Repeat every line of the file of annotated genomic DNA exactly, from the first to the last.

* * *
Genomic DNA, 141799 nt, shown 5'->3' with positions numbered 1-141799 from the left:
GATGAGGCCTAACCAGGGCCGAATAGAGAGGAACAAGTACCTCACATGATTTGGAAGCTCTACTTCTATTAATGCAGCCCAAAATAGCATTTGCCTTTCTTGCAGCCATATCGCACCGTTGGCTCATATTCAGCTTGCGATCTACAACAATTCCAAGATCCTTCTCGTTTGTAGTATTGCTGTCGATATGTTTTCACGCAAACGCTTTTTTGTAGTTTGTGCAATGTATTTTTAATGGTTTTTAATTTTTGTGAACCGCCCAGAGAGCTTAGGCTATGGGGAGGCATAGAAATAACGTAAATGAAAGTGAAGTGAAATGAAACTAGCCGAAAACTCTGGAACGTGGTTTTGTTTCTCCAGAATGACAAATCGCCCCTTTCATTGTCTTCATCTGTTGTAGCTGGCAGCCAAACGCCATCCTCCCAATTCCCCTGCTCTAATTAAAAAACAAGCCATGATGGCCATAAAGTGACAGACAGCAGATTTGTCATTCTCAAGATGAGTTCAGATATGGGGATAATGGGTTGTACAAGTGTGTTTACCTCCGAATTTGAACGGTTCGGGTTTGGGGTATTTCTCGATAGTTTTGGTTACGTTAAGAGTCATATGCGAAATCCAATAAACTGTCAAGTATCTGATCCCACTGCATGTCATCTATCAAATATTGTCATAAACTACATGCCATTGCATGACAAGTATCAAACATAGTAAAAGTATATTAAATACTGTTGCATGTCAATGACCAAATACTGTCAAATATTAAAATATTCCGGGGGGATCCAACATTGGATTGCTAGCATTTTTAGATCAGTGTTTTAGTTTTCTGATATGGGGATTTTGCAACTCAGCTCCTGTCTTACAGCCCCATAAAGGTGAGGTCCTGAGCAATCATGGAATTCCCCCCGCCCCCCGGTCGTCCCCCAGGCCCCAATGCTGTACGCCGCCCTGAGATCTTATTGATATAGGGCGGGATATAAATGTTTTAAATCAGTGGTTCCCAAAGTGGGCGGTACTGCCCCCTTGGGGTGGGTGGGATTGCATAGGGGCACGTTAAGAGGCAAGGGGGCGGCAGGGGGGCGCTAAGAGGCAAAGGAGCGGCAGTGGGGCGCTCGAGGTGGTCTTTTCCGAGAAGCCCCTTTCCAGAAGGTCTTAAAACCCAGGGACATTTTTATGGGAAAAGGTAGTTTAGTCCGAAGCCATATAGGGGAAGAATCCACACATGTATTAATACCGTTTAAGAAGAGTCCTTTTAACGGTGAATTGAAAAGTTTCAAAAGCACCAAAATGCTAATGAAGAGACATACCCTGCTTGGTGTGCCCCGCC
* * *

Genomic DNA, 141799 nt, shown 5'->3' with positions numbered 1-141799 from the left:
GATGAGGCCTAACCAGGGCCGAATAGAGAGGAACAAGTACCTCACATGATTTGGAAGCTCTACTTCTATTAATGCAGCCCAAAATAGCATTTGCCTTTCTTGCAGCCATATCGCACCGTTGGCTCATATTCAGCTTGCGATCTACAACAATTCCAAGATCCTTCTCGTTTGTAGTATTGCTGTCGATATGTTTTCACGCAAACGCTTTTTTGTAGTTTGTGCAATGTATTTTTAATGGTTTTTAATTTTTGTGAACCGCCCAGAGAGCTTAGGCTATGGGGAGGCATAGAAATAACGTAAATGAAAGTGAAGTGAAATGAAACTAGCCGAAAACTCTGGAACGTGGTTTTGTTTCTCCAGAATGACAAATCGCCCCTTTCATTGTCTTCATCTGTTGTAGCTGGCAGCCAAACGCCATCCTCCCAATTCCCCTGCTCTAATTAAAAAACAAGCCATGATGGCCATAAAGTGACAGACAGCAGATTTGTCATTCTCAAGATGAGTTCAGATATGGGGATAATGGGTTGTACAAGTGTGTTTACCTCCGAATTTGAACGGTTCGGGTTTGGGGTATTTCTCGATAGTTTTGGTTACGTTAAGAGTCATATGCGAAATCCAATAAACTGTCAAGTATCTGATCCCACTGCATGTCATCTATCAAATATTGTCATAAACTACATGCCATTGCATGACAAGTATCAAACATAGTAAAAGTATATTAAATACTGTTGCATGTCAATGACCAAATACTGTCAAATATTAAAATATTCCGGGGGGATCCAACATTGGATTGCTAGCATTTTTAGATCAGTGTTTTAGTTTTCTGATATGGGGATTTTGCAACTCAGCTCCTGTCTTACAGCCCCATAAAGGTGAGGTCCTGAGCAATCATGGAATTCCCCCCGCCCCCCGGTCGTCCCCCAGGCCCCAATGCTGTACGCCGCCCTGAGATCTTATTGATATAGGGCGGGATATAAATGTTTTAAATCAGTGGTTCCCAAAGTGGGCGGTACTGCCCCCTTGGGGTGGGTGGGATTGCATAGGGGCACGTTAAGAGGCAAGGGGGCGGCAGGGGGGCGCTAAGAGGCAAAGGAGCGGCAGTGGGGCGCTCGAGGTGGTCTTTTCCGAGAAGCCCCTTTCCAGAAGGTCTTAAAACCCAGGGACATTTTTATGGGAAAAGGTAGTTTAGTCCGAAGCCATATAGGGGAAGAATCCACACATGTATTAATACCGTTTAAGAAGAGTCCTTTTAACGGTGAATTGAAAAGTTTCAAAAGCACCAAAATGCTAATGAAGAGACATACCCTGCTTGGTGTGCCCCGCC